The Viking’s Kurdish Love A True Story of Zoroastrians’ Fight for Survival Years: 988-1003
Widad Akreyi’s historical novel is a well-researched account of transitional moments in Middle East’s history. The Viking’s Kurdish Love presents a true story behind the past events in Europe and Mesopotamia, leaving the reader with a desire to know what happened next.
The Viking’s Kurdish Love reflects on a distant time, when stories were passed down for generations and insights associated with them carve deep traces in human philosophy. The historical characters depicted in this book represent continuity and connection between the past and the future.
Book Trailer in English
Book Trailer in Kurdish
Born in Birka, a Viking trading center built on an island west of today’s Stockholm, Sweden, Ivar is a 16-year-old boy who has hopes for the first time of finding happiness with a slave-girl from Mercia. However, his high hopes end in year 988 when his Dad, Halvdan, sends her to the slave markets in the east and forces him to accompany him on new raids. It proves to be a life-altering journey that changes them forever.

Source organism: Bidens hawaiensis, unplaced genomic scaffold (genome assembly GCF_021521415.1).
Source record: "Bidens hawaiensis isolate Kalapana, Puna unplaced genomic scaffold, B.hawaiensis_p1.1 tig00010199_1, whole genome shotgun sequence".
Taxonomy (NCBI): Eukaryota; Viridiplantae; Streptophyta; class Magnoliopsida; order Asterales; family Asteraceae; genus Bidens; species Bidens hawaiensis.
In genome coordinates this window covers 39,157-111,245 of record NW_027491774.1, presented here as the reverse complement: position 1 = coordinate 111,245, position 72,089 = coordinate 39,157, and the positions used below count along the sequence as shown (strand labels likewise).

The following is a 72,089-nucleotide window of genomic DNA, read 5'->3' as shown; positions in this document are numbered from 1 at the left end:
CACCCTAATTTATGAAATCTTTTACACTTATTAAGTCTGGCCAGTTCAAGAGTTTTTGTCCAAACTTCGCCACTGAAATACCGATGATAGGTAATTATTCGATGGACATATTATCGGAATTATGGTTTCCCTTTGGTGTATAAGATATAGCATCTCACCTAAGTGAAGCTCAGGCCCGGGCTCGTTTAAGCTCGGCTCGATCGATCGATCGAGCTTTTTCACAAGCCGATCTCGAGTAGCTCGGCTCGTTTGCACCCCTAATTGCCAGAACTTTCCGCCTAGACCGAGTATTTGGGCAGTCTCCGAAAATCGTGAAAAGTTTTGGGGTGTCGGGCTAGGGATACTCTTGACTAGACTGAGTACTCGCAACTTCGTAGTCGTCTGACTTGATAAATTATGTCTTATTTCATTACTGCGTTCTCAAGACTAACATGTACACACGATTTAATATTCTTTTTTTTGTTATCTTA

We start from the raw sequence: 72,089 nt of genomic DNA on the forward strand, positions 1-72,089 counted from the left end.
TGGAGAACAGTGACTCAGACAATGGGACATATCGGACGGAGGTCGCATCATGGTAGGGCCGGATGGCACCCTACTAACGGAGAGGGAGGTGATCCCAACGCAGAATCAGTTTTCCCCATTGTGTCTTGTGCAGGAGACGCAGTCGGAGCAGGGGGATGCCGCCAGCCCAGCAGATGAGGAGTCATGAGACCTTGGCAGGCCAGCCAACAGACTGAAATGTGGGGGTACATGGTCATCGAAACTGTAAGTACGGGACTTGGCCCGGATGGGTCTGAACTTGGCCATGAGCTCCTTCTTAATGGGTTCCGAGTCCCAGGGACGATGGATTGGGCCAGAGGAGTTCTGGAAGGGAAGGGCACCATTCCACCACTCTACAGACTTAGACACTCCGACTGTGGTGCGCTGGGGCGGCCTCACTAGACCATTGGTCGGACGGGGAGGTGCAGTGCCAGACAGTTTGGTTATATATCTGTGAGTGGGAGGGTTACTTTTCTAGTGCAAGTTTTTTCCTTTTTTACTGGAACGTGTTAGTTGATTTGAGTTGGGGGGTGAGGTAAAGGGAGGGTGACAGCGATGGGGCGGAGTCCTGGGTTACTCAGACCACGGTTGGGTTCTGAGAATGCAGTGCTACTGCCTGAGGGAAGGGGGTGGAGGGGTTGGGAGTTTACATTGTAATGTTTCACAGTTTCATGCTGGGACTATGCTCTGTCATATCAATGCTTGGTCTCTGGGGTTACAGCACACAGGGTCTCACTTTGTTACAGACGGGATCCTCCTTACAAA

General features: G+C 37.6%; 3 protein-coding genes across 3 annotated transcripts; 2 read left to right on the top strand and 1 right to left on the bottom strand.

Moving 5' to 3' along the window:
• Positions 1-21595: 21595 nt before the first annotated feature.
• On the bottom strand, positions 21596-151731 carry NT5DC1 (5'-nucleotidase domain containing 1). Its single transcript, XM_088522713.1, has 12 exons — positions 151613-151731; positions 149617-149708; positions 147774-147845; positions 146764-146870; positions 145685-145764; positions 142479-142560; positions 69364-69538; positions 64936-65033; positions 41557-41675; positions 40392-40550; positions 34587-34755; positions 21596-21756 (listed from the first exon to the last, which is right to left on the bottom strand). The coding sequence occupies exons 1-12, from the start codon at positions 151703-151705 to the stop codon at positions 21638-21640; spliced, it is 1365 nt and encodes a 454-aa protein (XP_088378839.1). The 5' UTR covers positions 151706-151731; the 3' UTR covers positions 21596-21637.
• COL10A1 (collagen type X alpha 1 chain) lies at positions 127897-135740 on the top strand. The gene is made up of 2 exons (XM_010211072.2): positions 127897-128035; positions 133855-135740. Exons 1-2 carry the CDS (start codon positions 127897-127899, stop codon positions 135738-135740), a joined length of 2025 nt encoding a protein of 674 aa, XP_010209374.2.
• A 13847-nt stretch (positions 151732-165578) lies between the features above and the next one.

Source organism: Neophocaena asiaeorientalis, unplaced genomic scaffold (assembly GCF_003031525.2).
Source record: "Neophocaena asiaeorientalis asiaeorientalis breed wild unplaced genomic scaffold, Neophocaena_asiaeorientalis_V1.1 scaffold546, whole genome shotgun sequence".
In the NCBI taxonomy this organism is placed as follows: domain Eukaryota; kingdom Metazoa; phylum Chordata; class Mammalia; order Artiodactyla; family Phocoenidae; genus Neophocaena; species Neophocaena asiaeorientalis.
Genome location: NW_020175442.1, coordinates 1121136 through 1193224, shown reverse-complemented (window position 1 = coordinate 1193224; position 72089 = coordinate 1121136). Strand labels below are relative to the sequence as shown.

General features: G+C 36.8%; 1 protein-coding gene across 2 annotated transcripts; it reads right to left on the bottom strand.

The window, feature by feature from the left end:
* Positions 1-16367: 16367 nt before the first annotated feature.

Two years later, Halvdan joins the Varangian guard in Constantinople, yearning to find a better life. Unfortunate chain of events brings Ivar to Upper Mesopotamia in 997. When he arrives in Miafarqin, searching for his Dad, he falls in love with Vesta, an attractive Kurdish, Zoroastrian doctor, and she in turn falls in love with him. They decide to bind their fates in a time when a ruthless invasion and a large-scale, lamentable migration into Kurdland are still ongoing, and when the Kurds vow to fight for their freedom, determined to win a persistent battle for survival. As the new normal begins to emerge, the bloodthirsty invaders are breathing fear and tyranny into Vesta’s society. A vicious attack occurs in her house – Vesta and her children are destined to face the intruders alone.
About The Author
Dr. Widad Akreyi is a prominent humanitarian and human rights activist. A winner of several awards, the renowned champion of justice and gender equality has become a global voice for the voiceless, first and foremost the women and girls abducted, sold and enslaved in the Middle East.
Originally from Kurdistan, Widad now lives in the West and holds a Master’s degree in genetics and a PhD in global health and epidemiology. With an interest in exploring different cultures, she wrote The Viking’s Kurdish Love in the late 1990s, peeling back some of the layers of an ancient era that is of particular relevance to the world we live in today.